http://www.tishmurtha.co.uk/

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I bought some at auction a few weeks ago. There were a lot of a particular Suffolk town and a lot of sailing. One of the slide boxes had a name on it. So I googled and found the name - the son of the photographer. I emailed and told him that I had lots of pics of him as a baby if he was interested!

 

The slides had been forgotten about and just went out in a house clearance to the auction. 

Edited by geogphotos

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I used to go to house clearance auctions in the days before the interweb and it was always very poignant seeing people's family albums and snaps in amongst the saucepans and Val Doonican records. I didn't buy any, perhaps I should have done!

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Then there's Vivian Maier of course, now that's a story.

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6 minutes ago, Harry Harrison said:

Then there's Vivian Maier of course, now that's a story.

 

Yes that was interesting especially, to me, how so many photographers, ones who normally care a lot about copyright, seemed to develop a blind spot when it came to the work of a dead, poor, foreign, woman who seemed not to have family. Actually I thought the whole thing was scandalous. 

Edited by geogphotos

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OH is in a similar position with a couple of dozen Rondettes of various parental trips- I did my 6,000 a couple of years ago, with some going up here as archival (surprisingly few, about 3%, but it wasn't professional work) but she's expressed no great desire to have them scanned, and as it's a good piece of work I haven't pushed the idea too hard. I didn't dispose of the slides but presumably somebody will eventually.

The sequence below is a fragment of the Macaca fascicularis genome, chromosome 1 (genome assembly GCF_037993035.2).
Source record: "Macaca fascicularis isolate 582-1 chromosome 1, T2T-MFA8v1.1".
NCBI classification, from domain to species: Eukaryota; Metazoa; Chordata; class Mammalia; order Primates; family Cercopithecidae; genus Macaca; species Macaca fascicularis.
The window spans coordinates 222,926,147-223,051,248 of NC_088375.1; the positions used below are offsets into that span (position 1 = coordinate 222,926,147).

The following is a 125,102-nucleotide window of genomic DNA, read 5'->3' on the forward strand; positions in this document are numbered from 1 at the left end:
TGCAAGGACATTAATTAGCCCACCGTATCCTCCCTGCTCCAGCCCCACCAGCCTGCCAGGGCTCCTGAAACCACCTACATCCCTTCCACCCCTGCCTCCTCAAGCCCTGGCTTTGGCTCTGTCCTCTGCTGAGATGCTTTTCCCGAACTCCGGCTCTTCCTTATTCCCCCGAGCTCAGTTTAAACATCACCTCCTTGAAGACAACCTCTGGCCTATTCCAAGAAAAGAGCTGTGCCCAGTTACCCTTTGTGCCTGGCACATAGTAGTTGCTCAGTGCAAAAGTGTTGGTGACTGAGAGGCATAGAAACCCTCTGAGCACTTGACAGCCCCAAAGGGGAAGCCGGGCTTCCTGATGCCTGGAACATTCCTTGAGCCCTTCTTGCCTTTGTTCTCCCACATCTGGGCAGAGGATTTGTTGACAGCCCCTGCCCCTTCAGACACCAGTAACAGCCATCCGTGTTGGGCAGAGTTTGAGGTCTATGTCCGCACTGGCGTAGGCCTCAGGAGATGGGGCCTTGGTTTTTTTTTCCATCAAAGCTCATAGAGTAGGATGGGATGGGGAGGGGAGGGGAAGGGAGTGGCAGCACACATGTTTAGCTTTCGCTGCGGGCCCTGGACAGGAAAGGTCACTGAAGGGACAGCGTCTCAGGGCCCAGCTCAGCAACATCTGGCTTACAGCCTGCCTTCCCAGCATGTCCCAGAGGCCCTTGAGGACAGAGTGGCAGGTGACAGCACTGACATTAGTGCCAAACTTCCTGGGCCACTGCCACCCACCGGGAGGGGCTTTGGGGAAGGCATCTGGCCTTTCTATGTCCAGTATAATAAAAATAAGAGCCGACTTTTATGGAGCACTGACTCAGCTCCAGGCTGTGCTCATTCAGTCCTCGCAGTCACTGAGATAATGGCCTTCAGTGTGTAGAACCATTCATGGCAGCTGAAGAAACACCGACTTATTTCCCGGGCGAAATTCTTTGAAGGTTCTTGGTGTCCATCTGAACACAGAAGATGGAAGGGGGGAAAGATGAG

I hadn't thought about it, but I've just realised I now have a suitable young person to assign my copyright to on the remorseful day.

Edited by spacecadet

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I have digitised some of my old slides, cleaned them up and some are even on Alamy.

However, many years ago before the interweb I bought an old photo album at a collectors fair. The photos dated from about 1894 to the early 1900s. Fortunately the majority of the images were captioned and a number of years later using the internet I was able to find out who the photographer was. Sadly he and his wife died without having any children and I have been unable to find anybody else descended from the family that I could pass the album onto. However, I have been able to turn my research into an illustrated talk. Family History is one of my hobbies which helped me a great deal as I knew where to look for info about him.

Perhaps the moral here is to annotate each photo in an album or whatever. We know who the photo is of, but do our children or other descendants know who the subjects are?

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5 hours ago, geogphotos said:

On Ebay at the moment there are sales of a former professional photographer's work. He covered country sports, hunting, fishing etc for Country Life magazine. There are lots going of 200 slides at a  final selling price of between £10 - £25, and other smaller sets, for example, a selection  of 30 fishing pics staring off at £9.99. On enquiring the seller bought the entire 10,000 approx collection.

 

 It seems a shame to me that the collection is broken up like this but I suppose inevitable without copyright transfer. With copyright this collection of 10,000 pics would have value as a potential stock library all on its own.

 

It seems that generally what happens is that slide collections are bought at auctions  - then picked through for the most collectable pics ( steam trains, ships, cars etc) which can be sold either individually or in small sets to collectors. Then the rest gets either sold off in big lots, or more likely, mixed and muddled with many many others to form a large lot with plenty of variety  - a bit like you would buy old stamps I suppose.